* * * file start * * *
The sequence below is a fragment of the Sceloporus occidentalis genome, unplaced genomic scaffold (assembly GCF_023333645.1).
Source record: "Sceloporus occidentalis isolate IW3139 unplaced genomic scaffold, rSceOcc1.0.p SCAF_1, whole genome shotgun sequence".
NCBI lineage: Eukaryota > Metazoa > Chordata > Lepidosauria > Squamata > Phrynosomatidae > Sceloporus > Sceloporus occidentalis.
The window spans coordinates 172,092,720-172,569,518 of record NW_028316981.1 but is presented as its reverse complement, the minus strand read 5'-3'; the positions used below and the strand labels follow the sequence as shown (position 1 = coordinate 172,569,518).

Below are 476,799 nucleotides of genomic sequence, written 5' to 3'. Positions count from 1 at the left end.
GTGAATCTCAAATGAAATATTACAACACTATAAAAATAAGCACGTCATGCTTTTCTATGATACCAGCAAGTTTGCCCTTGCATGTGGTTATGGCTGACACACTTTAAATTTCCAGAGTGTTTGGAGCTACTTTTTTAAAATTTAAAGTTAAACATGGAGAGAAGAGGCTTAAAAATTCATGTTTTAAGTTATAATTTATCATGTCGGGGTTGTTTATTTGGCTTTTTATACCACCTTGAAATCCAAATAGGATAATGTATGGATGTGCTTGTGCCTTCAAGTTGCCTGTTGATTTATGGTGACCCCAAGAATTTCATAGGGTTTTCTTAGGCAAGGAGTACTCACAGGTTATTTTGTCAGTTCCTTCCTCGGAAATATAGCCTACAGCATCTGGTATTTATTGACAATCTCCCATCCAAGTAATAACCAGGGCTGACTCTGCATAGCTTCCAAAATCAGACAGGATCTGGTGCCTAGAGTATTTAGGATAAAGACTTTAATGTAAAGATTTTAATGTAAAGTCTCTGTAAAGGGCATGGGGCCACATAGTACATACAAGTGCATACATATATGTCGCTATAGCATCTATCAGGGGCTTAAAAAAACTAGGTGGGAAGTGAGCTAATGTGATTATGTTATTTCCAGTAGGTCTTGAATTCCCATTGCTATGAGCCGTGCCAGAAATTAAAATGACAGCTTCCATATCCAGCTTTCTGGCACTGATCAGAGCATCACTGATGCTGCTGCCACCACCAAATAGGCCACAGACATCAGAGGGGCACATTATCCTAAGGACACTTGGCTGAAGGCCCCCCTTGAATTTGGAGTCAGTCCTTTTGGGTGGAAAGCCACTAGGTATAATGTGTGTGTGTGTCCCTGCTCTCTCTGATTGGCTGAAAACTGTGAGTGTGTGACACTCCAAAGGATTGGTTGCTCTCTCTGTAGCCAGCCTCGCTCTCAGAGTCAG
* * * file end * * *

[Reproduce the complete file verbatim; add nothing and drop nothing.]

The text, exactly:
The sequence below is a fragment of the Sceloporus occidentalis genome, unplaced genomic scaffold (assembly GCF_023333645.1).
Source record: "Sceloporus occidentalis isolate IW3139 unplaced genomic scaffold, rSceOcc1.0.p SCAF_1, whole genome shotgun sequence".
NCBI lineage: Eukaryota > Metazoa > Chordata > Lepidosauria > Squamata > Phrynosomatidae > Sceloporus > Sceloporus occidentalis.
The window spans coordinates 172,092,720-172,569,518 of record NW_028316981.1 but is presented as its reverse complement, the minus strand read 5'-3'; the positions used below and the strand labels follow the sequence as shown (position 1 = coordinate 172,569,518).

Below are 476,799 nucleotides of genomic sequence, written 5' to 3'. Positions count from 1 at the left end.
GTGAATCTCAAATGAAATATTACAACACTATAAAAATAAGCACGTCATGCTTTTCTATGATACCAGCAAGTTTGCCCTTGCATGTGGTTATGGCTGACACACTTTAAATTTCCAGAGTGTTTGGAGCTACTTTTTTAAAATTTAAAGTTAAACATGGAGAGAAGAGGCTTAAAAATTCATGTTTTAAGTTATAATTTATCATGTCGGGGTTGTTTATTTGGCTTTTTATACCACCTTGAAATCCAAATAGGATAATGTATGGATGTGCTTGTGCCTTCAAGTTGCCTGTTGATTTATGGTGACCCCAAGAATTTCATAGGGTTTTCTTAGGCAAGGAGTACTCACAGGTTATTTTGTCAGTTCCTTCCTCGGAAATATAGCCTACAGCATCTGGTATTTATTGACAATCTCCCATCCAAGTAATAACCAGGGCTGACTCTGCATAGCTTCCAAAATCAGACAGGATCTGGTGCCTAGAGTATTTAGGATAAAGACTTTAATGTAAAGATTTTAATGTAAAGTCTCTGTAAAGGGCATGGGGCCACATAGTACATACAAGTGCATACATATATGTCGCTATAGCATCTATCAGGGGCTTAAAAAAACTAGGTGGGAAGTGAGCTAATGTGATTATGTTATTTCCAGTAGGTCTTGAATTCCCATTGCTATGAGCCGTGCCAGAAATTAAAATGACAGCTTCCATATCCAGCTTTCTGGCACTGATCAGAGCATCACTGATGCTGCTGCCACCACCAAATAGGCCACAGACATCAGAGGGGCACATTATCCTAAGGACACTTGGCTGAAGGCCCCCCTTGAATTTGGAGTCAGTCCTTTTGGGTGGAAAGCCACTAGGTATAATGTGTGTGTGTGTCCCTGCTCTCTCTGATTGGCTGAAAACTGTGAGTGTGTGACACTCCAAAGGATTGGTTGCTCTCTCTGTAGCCAGCCTCGCTCTCAGAGTCAG